Banners of Craft Lodges in Hertfordshire (Continued)
Hoddesdon Lodge No: 5875
The lodge was formed by the endeavours of sixteen Founders of whom ten were past masters, drawn mainly from lodges meeting at Cheshunt, Herts, including The James Terry Lodge and Waltham Cross Lodge. A distinction held by the lodge is that of being the first lodge to be consecrated in Hertfordshire, following the outbreak of the second world war. The consecrating officer on 22nd July, 1943 was Admiral Sir Lionel Halsey GCMG.
The motto of the lodge banner is, 'Magna Est Veritus Prevalet' , 'Truth is mighty and shall prevail' and was adopted by the founders. The motto originates from Sir Marmaduke Rawdon (or Roydon or Royden) who came in 1620 to reside in Hoddesdon and built Rawdon House (still standing) in the High Street. This motto is inscribed in the wall of the ancient “de la Marche Chapel” which he had restored, and on that site now sits St Pauls, the Parish Church of Hoddesdon.
The motto is believed to have been adopted by the founders because of its ‘masonically appropriate’ nature. The banner was presented by W.Bro Horace Maxfield, founder and first director of ceremonies of the lodge, to mark the 10th anniversary. The banner was dedicated on 22nd October 1953. The central portion of the banner is occupied by a shield which represents the original four Wards of the Hoddesdon Urban District, Hoddesdon, Rye Park, Broxbourne and Wormley as follows:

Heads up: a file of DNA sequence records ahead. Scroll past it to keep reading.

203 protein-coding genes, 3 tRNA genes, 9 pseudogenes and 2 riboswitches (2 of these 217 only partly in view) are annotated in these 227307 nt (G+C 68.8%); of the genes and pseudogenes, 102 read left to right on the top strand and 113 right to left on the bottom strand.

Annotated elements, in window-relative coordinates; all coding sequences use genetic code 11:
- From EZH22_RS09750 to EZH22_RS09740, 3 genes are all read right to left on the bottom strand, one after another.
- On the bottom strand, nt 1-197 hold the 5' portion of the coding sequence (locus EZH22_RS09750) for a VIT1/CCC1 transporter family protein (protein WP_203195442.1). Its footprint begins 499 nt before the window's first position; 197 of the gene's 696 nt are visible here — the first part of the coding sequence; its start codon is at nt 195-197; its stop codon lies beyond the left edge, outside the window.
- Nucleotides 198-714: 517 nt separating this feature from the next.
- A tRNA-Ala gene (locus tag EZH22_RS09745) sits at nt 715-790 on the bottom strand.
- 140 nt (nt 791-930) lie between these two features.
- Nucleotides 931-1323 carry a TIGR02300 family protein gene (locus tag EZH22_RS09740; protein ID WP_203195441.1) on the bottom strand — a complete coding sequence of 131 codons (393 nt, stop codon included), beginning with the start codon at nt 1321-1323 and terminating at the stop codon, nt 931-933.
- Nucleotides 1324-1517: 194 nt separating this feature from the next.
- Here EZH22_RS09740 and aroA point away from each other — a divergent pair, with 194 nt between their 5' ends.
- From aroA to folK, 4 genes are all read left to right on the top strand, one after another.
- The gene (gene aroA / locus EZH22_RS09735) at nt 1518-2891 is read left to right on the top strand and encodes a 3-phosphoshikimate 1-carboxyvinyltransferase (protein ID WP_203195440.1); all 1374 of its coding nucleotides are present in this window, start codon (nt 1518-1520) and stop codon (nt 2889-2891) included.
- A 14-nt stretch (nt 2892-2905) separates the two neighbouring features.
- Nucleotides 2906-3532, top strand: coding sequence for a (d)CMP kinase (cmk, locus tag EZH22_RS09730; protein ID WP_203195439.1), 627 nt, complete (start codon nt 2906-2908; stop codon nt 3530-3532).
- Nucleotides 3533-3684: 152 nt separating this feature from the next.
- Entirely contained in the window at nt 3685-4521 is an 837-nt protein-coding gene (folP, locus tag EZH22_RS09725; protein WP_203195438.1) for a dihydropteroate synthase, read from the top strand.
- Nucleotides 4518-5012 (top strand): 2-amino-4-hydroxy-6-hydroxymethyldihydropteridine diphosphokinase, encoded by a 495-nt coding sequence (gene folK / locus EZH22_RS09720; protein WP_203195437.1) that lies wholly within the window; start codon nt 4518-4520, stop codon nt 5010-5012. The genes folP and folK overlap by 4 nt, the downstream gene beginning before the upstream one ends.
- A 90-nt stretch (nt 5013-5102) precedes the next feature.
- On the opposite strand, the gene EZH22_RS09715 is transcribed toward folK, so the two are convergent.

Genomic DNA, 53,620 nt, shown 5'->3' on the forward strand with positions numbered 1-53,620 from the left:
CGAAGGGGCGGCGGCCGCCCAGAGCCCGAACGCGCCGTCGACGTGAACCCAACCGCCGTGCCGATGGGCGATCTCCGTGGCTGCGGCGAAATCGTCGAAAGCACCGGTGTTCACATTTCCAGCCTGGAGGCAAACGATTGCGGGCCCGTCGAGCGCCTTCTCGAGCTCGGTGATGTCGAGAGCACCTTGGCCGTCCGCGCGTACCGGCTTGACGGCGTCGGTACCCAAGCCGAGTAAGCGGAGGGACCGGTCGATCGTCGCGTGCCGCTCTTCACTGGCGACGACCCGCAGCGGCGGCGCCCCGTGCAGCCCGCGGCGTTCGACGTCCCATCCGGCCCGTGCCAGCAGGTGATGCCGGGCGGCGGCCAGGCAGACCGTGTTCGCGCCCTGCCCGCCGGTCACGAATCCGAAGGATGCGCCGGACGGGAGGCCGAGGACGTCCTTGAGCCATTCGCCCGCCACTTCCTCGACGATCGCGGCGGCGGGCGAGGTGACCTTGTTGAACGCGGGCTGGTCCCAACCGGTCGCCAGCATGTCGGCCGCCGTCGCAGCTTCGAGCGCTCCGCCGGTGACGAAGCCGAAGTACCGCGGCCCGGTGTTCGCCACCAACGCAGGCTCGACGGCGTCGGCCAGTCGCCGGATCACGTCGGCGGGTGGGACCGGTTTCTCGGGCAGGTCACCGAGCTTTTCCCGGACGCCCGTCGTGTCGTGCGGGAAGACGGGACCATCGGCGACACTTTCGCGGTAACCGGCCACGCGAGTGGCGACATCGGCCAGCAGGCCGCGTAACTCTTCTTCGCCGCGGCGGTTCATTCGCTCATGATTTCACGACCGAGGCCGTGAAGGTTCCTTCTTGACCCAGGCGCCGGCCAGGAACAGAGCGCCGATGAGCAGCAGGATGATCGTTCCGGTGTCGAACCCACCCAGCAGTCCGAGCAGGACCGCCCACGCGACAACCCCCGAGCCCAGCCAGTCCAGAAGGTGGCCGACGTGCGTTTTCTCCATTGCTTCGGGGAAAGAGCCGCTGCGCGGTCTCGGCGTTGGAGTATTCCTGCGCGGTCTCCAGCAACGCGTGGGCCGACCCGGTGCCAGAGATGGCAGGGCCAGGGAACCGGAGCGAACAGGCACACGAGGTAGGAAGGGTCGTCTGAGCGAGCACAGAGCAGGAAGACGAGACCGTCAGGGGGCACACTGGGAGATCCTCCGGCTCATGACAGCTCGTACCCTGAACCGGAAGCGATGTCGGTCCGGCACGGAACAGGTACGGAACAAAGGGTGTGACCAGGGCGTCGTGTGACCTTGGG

Hoddesdon: A Saint Catherine's Wheel which denotes the Patron Saint of the ancient chapel which stood on the site of the present Clock Tower in the town centre.
Rye Park: Represented by the facade of Rye House, renowned as the place where plans were made by conspirators in 1693 to kill the then king - Charles II.
Broxbourne: Symbolised by a badger, used by the Ancient families of Broxbourne on their coat-of-arms, and this animal can be found even today living within the nearby woods..
Wormley: The Parish of St Laurence is represented by the griddle of grid-iron on which the Patron Saint was martyred.
The oak tree in the centre indicates the wooded nature of the area.